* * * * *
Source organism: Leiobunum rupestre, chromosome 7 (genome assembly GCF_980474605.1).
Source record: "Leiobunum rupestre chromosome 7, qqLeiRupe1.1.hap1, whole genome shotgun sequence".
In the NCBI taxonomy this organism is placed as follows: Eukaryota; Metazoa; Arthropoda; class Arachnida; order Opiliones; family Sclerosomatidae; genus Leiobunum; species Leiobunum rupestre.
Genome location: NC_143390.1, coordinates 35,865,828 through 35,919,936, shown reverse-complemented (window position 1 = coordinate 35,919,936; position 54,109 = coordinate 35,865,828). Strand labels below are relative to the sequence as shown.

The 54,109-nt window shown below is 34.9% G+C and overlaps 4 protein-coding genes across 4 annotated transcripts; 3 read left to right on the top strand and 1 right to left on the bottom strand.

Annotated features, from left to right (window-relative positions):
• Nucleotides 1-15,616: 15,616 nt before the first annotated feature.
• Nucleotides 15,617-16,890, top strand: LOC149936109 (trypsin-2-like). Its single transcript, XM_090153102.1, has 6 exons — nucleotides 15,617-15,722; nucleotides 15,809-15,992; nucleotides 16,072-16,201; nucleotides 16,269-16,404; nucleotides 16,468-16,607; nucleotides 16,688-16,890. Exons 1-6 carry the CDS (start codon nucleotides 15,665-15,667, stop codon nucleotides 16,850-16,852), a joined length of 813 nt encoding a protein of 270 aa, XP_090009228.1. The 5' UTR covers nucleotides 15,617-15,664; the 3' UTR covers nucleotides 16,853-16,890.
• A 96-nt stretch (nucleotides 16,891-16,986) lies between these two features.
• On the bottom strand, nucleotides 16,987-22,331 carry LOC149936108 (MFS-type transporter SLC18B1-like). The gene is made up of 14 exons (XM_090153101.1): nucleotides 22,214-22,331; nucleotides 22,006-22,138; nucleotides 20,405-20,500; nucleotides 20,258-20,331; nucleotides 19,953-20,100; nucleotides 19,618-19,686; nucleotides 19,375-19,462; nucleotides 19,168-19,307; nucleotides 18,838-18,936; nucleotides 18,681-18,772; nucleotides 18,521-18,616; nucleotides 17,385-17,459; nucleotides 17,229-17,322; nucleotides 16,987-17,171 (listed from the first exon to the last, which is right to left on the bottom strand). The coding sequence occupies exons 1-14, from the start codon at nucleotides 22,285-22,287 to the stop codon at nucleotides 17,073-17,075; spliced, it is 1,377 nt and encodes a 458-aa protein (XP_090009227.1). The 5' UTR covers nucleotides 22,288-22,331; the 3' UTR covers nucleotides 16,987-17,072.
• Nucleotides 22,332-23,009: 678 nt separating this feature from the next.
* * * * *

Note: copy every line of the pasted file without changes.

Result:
Source organism: Leiobunum rupestre, chromosome 7 (genome assembly GCF_980474605.1).
Source record: "Leiobunum rupestre chromosome 7, qqLeiRupe1.1.hap1, whole genome shotgun sequence".
In the NCBI taxonomy this organism is placed as follows: Eukaryota; Metazoa; Arthropoda; class Arachnida; order Opiliones; family Sclerosomatidae; genus Leiobunum; species Leiobunum rupestre.
Genome location: NC_143390.1, coordinates 35,865,828 through 35,919,936, shown reverse-complemented (window position 1 = coordinate 35,919,936; position 54,109 = coordinate 35,865,828). Strand labels below are relative to the sequence as shown.

The 54,109-nt window shown below is 34.9% G+C and overlaps 4 protein-coding genes across 4 annotated transcripts; 3 read left to right on the top strand and 1 right to left on the bottom strand.

Annotated features, from left to right (window-relative positions):
• Nucleotides 1-15,616: 15,616 nt before the first annotated feature.
• Nucleotides 15,617-16,890, top strand: LOC149936109 (trypsin-2-like). Its single transcript, XM_090153102.1, has 6 exons — nucleotides 15,617-15,722; nucleotides 15,809-15,992; nucleotides 16,072-16,201; nucleotides 16,269-16,404; nucleotides 16,468-16,607; nucleotides 16,688-16,890. Exons 1-6 carry the CDS (start codon nucleotides 15,665-15,667, stop codon nucleotides 16,850-16,852), a joined length of 813 nt encoding a protein of 270 aa, XP_090009228.1. The 5' UTR covers nucleotides 15,617-15,664; the 3' UTR covers nucleotides 16,853-16,890.
• A 96-nt stretch (nucleotides 16,891-16,986) lies between these two features.
• On the bottom strand, nucleotides 16,987-22,331 carry LOC149936108 (MFS-type transporter SLC18B1-like). The gene is made up of 14 exons (XM_090153101.1): nucleotides 22,214-22,331; nucleotides 22,006-22,138; nucleotides 20,405-20,500; nucleotides 20,258-20,331; nucleotides 19,953-20,100; nucleotides 19,618-19,686; nucleotides 19,375-19,462; nucleotides 19,168-19,307; nucleotides 18,838-18,936; nucleotides 18,681-18,772; nucleotides 18,521-18,616; nucleotides 17,385-17,459; nucleotides 17,229-17,322; nucleotides 16,987-17,171 (listed from the first exon to the last, which is right to left on the bottom strand). The coding sequence occupies exons 1-14, from the start codon at nucleotides 22,285-22,287 to the stop codon at nucleotides 17,073-17,075; spliced, it is 1,377 nt and encodes a 458-aa protein (XP_090009227.1). The 5' UTR covers nucleotides 22,288-22,331; the 3' UTR covers nucleotides 16,987-17,072.
• Nucleotides 22,332-23,009: 678 nt separating this feature from the next.